Should say: “That is not what I meant at all.
That is not it, at all.”

And would it have been worth it, after all,
Would it have been worth while,
After the sunsets and the dooryards and the sprinkled streets,
After the novels, after the teacups, after the skirts that trail along the floor—
And this, and so much more?—
It is impossible to say just what I mean!
But as if a magic lantern threw the nerves in patterns on a screen:
Would it have been worth while
If one, settling a pillow or throwing off a shawl,
And turning toward the window, should say:
“That is not it at all,
That is not what I meant, at all.”

. . . . .

No! I am not Prince Hamlet, nor was meant to be;
Am an attendant lord, one that will do
To swell a progress, start a scene or two,
Advise the prince; no doubt, an easy tool,
Deferential, glad to be of use,
Politic, cautious, and meticulous;
Full of high sentence, but a bit obtuse;
At times, indeed, almost ridiculous—
Almost, at times, the Fool.

I grow old… I grow old…
I shall wear the bottoms of my trousers rolled.

Shall I part my hair behind? Do I dare to eat a peach?
I shall wear white flannel trousers, and walk upon the beach.
I have heard the mermaids singing, each to each.

I do not think that they will sing to me.

I have seen them riding seaward on the waves
Combing the white hair of the waves blown back
When the wind blows the water white and black.

We have lingered in the chambers of the sea
By sea-girls wreathed with seaweed red and brown
Till human voices wake us, and we drown.

I became obsessed with T.S. Eliot during the year after I left school, and my fascination for his work has continued to grow since then. I remember the first time I read this poem. I was utterly enthralled, though it confused me. I read it over and over, and I’m sure I still don’t understand it entirely. It is a poem about procrastination, fear, the angst-ridden mentality of the modern man, and probably many other things too. Here I’m just going to express some of my thoughts about a poem that I really, really love.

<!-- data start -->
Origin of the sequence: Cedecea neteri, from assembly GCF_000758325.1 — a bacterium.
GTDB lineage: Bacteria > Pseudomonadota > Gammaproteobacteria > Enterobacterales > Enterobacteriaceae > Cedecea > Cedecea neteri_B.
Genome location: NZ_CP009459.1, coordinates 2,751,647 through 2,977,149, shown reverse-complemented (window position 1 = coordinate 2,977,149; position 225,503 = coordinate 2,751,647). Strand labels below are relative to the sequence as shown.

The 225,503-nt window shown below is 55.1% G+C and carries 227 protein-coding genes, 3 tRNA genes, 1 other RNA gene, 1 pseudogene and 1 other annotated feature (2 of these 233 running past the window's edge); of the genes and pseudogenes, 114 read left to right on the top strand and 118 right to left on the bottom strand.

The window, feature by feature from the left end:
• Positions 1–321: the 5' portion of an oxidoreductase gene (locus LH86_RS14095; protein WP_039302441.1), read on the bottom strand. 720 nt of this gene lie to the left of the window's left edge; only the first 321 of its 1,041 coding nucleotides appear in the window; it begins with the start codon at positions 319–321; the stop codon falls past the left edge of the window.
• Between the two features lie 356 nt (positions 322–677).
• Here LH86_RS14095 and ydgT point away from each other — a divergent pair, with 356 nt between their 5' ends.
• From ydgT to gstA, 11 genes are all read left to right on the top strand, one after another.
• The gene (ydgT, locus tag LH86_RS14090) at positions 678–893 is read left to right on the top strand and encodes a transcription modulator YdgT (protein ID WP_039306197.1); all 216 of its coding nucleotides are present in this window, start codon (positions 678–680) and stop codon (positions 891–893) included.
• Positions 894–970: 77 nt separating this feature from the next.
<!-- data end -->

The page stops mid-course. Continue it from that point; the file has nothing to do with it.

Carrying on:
Eliot’s poems are littered with literary references (in the same way that Prufrock begins with an extract from Dante’s Inferno, and goes on to reference Shakespeare, Marvell, and probably others which I’m not well-read enough to pick up on!) These references serve to amplify and support the notions expressed in his poems, though I think they also reflect the often fragmented nature of the modern mind (which Eliot reveals to us here through the voice of Prufrock in his monologue). In The Wasteland, Eliot’s most famous and enduring poem (which contains an enormous amount of untranslated literary references), he states that the modern man “know[s] only a heap of broken images”. I think this statement describes Prufrock perfectly, as his language is made up of reflections and repetitions of things he has heard or read before.

This poem is called a “Love Song”, and yet, from the very beginning, you notice that it is not quite conventional… Prufrock starts conventionally, by asking someone (who I presume is a woman) to go for a walk with him, but then he kills the romance by describing the evening as being “spread out against the sky/ Like a patient etherized upon a table”. This is not exactly a romantic description, and, for me, it sets us up for the feeling that runs through the poem that Prufrock is trapped; later on in the poem he describes himself as being like an insect “sprawling on a pin”, waiting to be inspected or dissected. Prufrock seems afraid, nervous and paranoid.

There is no romance in this ‘Love Song’; Prufrock takes his ‘date’ through “half-deserted streets”, past seedy “one-night cheap hotels”. He tells us that he has an “overwhelming question” to ask, but he keeps putting it off throughout the poem. He keeps procrastinating, but never dares to “force the moment to its crisis”. We never find out what his question is, though I think it’s a question he wants to ask the woman to whom the poem is addressed. Prufrock is so paranoid and fearful and self-conscious that he fears that the woman will reply, “That is not what I meant, at all./ That is not it, at all”. He is afraid that he has misinterpreted or misread the woman’s intentions or feelings or words, and so is afraid to ‘make a move’, as we say.